3. Who could help his team more with a big finish -- Sheets or Soriano?
Sheets, without question.
While Yost still was studying his options Monday, it appears Sheets will start one of the games at Wrigley, either on Tuesday or Wednesday. If he could somehow deliver seven strong innings and a victory, it would be a huge psychological lift for a team that unraveled without him. If Sheets could win three or four games in September, the Brewers might regain some of the confidence they had in the first three months.
But consider this a huge if. Sheets is the Brewers' version of Mark Prior and Kerry Wood. Something is always wrong with him, especially when he's being counted on the most, it seems. His latest recovery was slowed when he developed a blister during a rehab assignment. For him to hit the ground running in late August seems very unlikely. Soriano, on the other hand, is a good bet to help the Cubs.
Not having some big parts of the puzzle might be why we've had trouble scoring runs.
--Cubs SS Ryan Theriot
His presence in the clubhouse and at the top of the lineup is important, and if anything, he has gained respect with how he's responded to a small tear in his right quadriceps. He appeared to be lost for at least a month, maybe the rest of the season, when he limped off the field Aug. 5. But Soriano will miss only 19 games, and would have been back in the lineup last weekend if had been given his way.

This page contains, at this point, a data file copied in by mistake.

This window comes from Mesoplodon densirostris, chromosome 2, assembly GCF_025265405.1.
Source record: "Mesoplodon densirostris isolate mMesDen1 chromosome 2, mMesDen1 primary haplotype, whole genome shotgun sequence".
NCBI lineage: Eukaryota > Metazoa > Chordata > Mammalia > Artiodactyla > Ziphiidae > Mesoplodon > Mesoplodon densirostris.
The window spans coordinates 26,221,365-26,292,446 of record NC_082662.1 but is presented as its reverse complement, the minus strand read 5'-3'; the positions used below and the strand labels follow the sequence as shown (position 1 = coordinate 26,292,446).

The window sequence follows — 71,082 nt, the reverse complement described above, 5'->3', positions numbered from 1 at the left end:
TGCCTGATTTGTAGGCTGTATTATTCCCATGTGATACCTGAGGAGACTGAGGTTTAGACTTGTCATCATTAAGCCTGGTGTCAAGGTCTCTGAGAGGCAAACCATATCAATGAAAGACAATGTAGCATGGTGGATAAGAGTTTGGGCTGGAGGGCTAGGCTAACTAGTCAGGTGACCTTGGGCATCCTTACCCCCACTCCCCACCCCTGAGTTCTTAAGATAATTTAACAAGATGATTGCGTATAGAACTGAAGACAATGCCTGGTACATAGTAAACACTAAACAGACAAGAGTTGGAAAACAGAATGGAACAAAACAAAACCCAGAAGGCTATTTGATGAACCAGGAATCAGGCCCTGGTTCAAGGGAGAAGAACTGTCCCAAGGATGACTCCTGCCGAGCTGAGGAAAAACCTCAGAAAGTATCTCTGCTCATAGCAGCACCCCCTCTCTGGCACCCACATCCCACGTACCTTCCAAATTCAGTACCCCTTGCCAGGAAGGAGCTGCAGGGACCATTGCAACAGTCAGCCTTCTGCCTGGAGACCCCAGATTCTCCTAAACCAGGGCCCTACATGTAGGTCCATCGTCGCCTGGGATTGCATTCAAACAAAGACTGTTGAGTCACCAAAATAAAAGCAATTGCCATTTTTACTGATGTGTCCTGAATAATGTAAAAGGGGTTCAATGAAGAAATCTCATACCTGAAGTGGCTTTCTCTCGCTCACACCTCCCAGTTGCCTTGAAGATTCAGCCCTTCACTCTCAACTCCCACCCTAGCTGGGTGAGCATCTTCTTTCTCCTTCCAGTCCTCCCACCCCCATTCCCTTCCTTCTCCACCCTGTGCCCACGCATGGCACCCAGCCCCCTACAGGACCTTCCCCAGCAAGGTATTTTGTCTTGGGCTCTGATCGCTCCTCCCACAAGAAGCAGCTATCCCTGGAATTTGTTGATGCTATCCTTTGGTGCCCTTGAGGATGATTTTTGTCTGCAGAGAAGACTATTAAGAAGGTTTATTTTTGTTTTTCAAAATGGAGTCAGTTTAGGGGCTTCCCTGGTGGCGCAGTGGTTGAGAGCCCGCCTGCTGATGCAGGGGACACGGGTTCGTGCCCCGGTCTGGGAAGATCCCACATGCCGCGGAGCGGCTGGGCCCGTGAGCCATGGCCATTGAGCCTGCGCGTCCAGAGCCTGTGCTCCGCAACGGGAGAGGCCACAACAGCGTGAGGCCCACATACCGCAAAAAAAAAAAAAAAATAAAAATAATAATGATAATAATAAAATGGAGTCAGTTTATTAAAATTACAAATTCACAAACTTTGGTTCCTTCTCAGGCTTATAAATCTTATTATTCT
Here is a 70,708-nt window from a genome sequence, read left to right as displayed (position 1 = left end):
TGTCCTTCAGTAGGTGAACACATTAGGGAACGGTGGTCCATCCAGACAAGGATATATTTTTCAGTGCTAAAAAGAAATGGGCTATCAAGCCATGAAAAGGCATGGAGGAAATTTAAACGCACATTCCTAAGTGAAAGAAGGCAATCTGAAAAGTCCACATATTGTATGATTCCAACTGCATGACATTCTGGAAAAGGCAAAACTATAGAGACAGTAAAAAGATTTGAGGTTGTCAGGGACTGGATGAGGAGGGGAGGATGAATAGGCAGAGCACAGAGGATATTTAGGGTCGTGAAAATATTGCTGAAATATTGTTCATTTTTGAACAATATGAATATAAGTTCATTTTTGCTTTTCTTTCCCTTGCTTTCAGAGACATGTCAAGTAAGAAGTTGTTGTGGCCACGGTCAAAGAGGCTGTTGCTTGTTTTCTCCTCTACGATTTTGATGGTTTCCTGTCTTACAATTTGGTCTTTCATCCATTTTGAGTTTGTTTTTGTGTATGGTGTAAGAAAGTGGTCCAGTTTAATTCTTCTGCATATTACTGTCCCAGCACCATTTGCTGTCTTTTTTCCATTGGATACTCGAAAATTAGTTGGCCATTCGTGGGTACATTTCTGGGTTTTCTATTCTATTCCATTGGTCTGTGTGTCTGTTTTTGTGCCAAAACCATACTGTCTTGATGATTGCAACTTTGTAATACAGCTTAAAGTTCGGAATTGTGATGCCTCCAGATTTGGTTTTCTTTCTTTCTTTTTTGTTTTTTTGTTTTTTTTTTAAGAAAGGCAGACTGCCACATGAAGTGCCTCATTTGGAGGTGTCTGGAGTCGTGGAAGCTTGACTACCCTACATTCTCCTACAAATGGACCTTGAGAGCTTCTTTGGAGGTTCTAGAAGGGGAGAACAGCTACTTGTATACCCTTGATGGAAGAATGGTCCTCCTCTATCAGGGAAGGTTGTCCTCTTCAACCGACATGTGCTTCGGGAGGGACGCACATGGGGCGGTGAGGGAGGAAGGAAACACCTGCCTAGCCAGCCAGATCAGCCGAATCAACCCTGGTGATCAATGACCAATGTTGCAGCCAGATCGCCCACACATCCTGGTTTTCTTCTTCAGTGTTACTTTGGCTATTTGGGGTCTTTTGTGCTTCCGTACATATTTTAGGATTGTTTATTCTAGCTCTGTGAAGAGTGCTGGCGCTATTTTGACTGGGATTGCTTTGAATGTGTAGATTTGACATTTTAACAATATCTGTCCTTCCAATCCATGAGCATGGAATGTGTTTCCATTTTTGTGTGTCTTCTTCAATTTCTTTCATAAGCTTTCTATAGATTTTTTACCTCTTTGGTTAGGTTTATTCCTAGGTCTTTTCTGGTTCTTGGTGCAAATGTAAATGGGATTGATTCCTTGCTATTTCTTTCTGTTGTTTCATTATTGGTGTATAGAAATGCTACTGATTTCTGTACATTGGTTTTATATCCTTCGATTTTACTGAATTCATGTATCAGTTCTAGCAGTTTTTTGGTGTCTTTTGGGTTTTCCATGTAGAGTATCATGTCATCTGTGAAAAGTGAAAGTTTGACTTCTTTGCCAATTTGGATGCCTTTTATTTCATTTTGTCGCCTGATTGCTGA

"To his credit, [Soriano] is a hard worker and a quick healer,'' Piniella said. "It's been impressive. He's about a week ahead of schedule. He works hard.''
Jones, almost traded to Florida in July, moved into the No. 2 spot in the order with Soriano out. But the Cubs' lineup sets up better with Soriano back in the leadoff spot and the stubbornly persistent Ryan Theriot (career on-base percentage: .362) in the second hole. "Not having some big parts of the puzzle might be why we've had trouble scoring runs,'' Theriot said.
4. Who's under the most pressure?
For the Brewers, it's Yost and general manager Doug Melvin. For the Cubs, it's Zambrano.
Yost, in his fifth season as the Milwaukee manager, is in the most critical stretch of his career. He has shown signs of cracking, especially when his criticism of players led to a dugout confrontation with catcher Johnny Estrada on Aug. 3.